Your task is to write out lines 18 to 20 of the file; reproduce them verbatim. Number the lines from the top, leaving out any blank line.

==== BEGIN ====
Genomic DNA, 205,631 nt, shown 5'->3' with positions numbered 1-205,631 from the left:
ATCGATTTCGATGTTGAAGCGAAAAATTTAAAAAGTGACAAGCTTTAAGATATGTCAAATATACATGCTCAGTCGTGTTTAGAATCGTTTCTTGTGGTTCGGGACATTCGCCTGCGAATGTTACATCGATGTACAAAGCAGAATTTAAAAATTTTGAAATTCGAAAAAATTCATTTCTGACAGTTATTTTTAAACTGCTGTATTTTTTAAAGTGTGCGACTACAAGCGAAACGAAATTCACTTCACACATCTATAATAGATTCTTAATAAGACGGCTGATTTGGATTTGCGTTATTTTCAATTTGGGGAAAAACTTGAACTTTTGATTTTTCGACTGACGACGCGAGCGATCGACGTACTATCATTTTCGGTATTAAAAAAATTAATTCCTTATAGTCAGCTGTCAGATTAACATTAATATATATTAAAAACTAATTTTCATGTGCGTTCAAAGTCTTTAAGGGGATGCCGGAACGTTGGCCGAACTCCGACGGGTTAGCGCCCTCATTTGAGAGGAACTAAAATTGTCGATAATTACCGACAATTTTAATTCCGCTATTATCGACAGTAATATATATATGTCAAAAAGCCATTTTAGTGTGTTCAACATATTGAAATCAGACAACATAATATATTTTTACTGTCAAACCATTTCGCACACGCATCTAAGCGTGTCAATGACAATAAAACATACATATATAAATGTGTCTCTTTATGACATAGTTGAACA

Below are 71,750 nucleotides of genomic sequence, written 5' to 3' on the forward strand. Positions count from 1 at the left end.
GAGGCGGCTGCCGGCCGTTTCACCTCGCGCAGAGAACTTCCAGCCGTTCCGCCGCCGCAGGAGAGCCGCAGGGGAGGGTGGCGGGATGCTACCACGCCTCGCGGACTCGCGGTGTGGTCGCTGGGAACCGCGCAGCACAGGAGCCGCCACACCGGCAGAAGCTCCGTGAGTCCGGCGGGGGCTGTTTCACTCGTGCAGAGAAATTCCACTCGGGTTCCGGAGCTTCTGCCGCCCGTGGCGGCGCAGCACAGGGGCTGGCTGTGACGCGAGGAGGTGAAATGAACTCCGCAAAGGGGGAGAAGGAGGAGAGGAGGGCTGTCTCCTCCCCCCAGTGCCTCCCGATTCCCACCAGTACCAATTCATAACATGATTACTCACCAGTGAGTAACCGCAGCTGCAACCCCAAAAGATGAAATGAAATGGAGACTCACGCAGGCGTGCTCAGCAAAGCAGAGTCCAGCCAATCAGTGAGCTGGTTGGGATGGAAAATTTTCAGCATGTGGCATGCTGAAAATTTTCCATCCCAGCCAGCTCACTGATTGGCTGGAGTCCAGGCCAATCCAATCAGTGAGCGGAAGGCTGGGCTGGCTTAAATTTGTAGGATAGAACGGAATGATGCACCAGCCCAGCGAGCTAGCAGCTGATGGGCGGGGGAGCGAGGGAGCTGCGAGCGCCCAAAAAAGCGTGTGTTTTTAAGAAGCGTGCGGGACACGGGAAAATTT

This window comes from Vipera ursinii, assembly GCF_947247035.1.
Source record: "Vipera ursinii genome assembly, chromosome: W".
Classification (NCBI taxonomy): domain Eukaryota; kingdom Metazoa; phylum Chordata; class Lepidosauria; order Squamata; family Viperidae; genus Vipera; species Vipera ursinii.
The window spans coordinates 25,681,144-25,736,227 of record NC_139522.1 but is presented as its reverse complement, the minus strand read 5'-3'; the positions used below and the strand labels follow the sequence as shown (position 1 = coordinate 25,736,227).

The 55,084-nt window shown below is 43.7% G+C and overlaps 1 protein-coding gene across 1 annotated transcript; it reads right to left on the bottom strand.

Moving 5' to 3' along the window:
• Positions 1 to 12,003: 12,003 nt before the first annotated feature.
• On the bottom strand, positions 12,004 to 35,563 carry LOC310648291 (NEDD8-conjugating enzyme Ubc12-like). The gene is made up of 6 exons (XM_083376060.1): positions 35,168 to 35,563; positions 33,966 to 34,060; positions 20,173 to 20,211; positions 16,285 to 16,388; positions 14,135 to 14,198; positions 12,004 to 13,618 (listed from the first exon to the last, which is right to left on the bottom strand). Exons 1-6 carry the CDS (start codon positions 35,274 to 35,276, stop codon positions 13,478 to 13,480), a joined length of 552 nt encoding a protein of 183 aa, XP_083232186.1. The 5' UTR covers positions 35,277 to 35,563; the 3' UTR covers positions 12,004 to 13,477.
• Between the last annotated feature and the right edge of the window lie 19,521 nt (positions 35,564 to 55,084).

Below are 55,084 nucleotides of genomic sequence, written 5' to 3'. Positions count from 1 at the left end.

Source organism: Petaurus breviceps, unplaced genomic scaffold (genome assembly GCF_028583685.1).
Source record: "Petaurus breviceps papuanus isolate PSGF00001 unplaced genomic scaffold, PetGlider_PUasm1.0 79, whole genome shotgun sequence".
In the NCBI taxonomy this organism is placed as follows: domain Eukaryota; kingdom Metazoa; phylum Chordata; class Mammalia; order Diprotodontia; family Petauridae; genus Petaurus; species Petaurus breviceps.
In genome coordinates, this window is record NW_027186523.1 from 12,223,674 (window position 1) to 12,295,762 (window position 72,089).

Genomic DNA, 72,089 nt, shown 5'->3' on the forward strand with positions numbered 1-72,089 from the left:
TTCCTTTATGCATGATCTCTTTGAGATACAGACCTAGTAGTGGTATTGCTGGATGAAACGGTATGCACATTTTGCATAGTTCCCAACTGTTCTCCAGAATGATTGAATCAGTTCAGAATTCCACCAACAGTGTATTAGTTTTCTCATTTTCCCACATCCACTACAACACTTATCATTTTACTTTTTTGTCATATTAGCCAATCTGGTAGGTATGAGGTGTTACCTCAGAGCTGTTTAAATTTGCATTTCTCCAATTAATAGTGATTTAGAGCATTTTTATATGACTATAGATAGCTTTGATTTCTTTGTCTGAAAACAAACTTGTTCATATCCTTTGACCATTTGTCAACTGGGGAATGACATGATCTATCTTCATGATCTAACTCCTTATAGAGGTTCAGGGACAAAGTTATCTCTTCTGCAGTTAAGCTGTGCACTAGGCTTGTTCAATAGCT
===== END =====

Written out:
In genome coordinates, this window is record NW_027186523.1 from 12,223,674 (window position 1) to 12,295,762 (window position 72,089).

Genomic DNA, 72,089 nt, shown 5'->3' on the forward strand with positions numbered 1-72,089 from the left:
TTCCTTTATGCATGATCTCTTTGAGATACAGACCTAGTAGTGGTATTGCTGGATGAAACGGTATGCACATTTTGCATAGTTCCCAACTGTTCTCCAGAATGATTGAATCAGTTCAGAATTCCACCAACAGTGTATTAGTTTTCTCATTTTCCCACATCCACTACAACACTTATCATTTTACTTTTTTGTCATATTAGCCAATCTGGTAGGTATGAGGTGTTACCTCAGAGCTGTTTAAATTTGCATTTCTCCAATTAATAGTGATTTAGAGCATTTTTATATGACTATAGATAGCTTTGATTTCTTTGTCTGAAAACAAACTTGTTCATATCCTTTGACCATTTGTCAACTGGGGAATGACATGATCTATCTTCATGATCTAACTCCTTATAGAGGTTCAGGGACAAAGTTATCTCTTCTGCAGTTAAGCTGTGCACTAGGCTTGTTCAATAGCT